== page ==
Sunday, November 20, 2011

Craig Thompson

I had the pleasure of attending a talk by one of my favourite graphic novelists, Craig Thompson, last Wednesday at Boswell Books on Downer with Lilly. Lilly is the one who first introduced me to his work a few years ago, urging me to read Blankets, and we totally nerded out when we saw Craig standing in line at Starbucks before the talk.

He gave a presentation about the process of creating his latest work, Habibi, which was followed by a generous Q&A session.

I love listening to other artists talking about their process. Yes, we are all working toward a final product, but it's the process we really love. Craig talked about his endless pages and pages of thumbnail sketches, showing us photos of sketchbooks he has filled. I was interested to learn that when starting a project, he immediately begins storyboarding. He will toil over these thumbnails, the sketches being almost as detailed as the final illustrations. He works to perfect details in their thumbnail stage so that by the time he has to work on final art it is just the mechanics of drawing he has to worry about.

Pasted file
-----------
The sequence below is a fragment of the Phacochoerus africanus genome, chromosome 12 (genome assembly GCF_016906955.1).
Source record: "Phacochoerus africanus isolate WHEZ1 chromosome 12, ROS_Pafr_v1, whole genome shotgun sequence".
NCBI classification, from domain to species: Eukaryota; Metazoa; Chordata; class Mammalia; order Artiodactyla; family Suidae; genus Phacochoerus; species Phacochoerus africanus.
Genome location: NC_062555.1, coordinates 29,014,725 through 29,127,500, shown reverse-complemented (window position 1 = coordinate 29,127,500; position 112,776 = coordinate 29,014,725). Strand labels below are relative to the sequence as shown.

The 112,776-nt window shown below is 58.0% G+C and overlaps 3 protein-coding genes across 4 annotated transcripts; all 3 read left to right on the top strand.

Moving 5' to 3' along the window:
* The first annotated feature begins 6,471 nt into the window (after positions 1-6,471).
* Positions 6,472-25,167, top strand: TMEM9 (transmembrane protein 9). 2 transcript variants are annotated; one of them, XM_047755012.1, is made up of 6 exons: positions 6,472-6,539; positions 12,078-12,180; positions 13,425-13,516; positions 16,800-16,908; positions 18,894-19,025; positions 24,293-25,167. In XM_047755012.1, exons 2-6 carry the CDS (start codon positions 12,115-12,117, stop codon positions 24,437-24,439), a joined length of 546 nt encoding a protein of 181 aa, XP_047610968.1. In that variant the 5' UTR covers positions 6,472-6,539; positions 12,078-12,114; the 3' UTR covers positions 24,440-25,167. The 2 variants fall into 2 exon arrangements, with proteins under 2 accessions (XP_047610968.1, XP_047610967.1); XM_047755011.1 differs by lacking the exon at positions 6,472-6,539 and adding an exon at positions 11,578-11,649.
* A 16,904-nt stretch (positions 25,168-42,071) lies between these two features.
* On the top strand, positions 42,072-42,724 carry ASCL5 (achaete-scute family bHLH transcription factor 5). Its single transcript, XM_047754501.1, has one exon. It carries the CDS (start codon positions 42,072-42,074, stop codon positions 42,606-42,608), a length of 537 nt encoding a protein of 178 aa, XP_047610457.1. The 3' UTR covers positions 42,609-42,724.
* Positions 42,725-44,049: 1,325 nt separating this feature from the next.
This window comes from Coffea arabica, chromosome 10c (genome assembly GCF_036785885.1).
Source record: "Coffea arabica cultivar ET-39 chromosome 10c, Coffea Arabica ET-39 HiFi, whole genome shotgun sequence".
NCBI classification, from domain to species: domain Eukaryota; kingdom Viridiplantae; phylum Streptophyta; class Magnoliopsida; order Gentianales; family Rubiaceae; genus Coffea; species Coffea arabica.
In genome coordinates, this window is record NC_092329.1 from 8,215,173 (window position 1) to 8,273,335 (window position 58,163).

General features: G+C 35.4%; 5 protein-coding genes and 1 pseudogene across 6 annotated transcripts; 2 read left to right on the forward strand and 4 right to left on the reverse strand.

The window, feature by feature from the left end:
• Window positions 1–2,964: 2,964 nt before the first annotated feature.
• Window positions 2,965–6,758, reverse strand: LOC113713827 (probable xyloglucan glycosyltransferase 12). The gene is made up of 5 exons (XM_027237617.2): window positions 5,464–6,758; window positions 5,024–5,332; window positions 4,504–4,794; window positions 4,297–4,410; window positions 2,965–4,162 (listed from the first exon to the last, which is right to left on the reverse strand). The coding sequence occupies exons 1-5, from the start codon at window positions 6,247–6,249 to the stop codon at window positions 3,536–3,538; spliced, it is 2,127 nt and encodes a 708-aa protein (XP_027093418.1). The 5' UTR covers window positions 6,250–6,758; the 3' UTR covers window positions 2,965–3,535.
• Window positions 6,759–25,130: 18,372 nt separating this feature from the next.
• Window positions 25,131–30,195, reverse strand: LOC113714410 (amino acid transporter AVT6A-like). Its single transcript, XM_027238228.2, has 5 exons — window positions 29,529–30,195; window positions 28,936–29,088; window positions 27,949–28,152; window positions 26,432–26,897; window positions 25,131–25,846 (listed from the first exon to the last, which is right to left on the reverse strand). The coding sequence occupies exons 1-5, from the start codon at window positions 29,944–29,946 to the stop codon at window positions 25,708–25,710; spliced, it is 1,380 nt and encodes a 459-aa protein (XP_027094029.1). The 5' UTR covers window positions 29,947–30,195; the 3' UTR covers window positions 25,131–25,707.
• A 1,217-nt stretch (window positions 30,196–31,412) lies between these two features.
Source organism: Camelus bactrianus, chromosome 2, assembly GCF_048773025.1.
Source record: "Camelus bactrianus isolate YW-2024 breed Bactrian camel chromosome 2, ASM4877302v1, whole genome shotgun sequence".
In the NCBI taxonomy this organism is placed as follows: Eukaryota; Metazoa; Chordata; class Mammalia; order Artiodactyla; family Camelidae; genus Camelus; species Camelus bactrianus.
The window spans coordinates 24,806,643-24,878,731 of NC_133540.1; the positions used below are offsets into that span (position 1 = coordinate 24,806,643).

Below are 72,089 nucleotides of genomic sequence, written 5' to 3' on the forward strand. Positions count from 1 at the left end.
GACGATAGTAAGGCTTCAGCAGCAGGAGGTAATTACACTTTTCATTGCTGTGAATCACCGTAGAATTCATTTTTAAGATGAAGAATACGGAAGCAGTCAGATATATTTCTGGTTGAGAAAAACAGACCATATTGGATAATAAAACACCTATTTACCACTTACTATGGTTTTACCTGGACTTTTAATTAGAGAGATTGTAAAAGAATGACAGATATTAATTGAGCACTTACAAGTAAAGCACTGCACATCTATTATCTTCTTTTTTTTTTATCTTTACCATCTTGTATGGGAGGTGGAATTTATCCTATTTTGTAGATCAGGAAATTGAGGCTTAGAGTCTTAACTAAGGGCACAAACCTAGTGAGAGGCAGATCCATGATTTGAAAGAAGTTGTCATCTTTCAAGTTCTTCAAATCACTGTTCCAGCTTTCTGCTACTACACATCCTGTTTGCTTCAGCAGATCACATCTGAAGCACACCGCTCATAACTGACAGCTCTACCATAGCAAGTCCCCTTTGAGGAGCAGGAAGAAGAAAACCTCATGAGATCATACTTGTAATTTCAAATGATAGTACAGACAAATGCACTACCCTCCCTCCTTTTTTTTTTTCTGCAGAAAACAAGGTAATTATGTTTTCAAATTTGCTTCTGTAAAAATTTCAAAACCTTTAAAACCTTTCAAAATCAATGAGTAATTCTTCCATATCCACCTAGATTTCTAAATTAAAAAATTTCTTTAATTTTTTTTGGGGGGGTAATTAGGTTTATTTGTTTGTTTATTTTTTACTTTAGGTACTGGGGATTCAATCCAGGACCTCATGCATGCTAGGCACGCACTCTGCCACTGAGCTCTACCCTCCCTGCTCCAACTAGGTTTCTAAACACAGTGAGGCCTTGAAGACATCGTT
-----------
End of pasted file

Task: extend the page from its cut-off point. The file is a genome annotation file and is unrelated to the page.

Habibi is rich with details inspired by Islamic art and is an interesting contrast to Blankets, whose imagery is inspired by stark winters growing up in the Midwest.

He stayed to sign (and doodle in!) books after the talk. It was great getting to talk with him while watching him effortlessly personalize each book with a quick sketch. 

If you have never read anything by Craig Thompson, I highly recommend it! His beautiful pen & ink illustrations and moving stories have literally caused me to just sit and read from cover to cover in one day.

Many thanks to Boswell Book Company for hosting such a great event!

(All process images from Craig Thompson's blog.)


  1. He's my favourite too! I would love to go on one of his readings/talks but I'm afraid I would nerd out like you said you did! :D :D AND he never comes to Sweden, buhu...
    Every story, even his own travel journal - Carnet De Voyage is so beautifully fragile. Can't wait to read Habibi!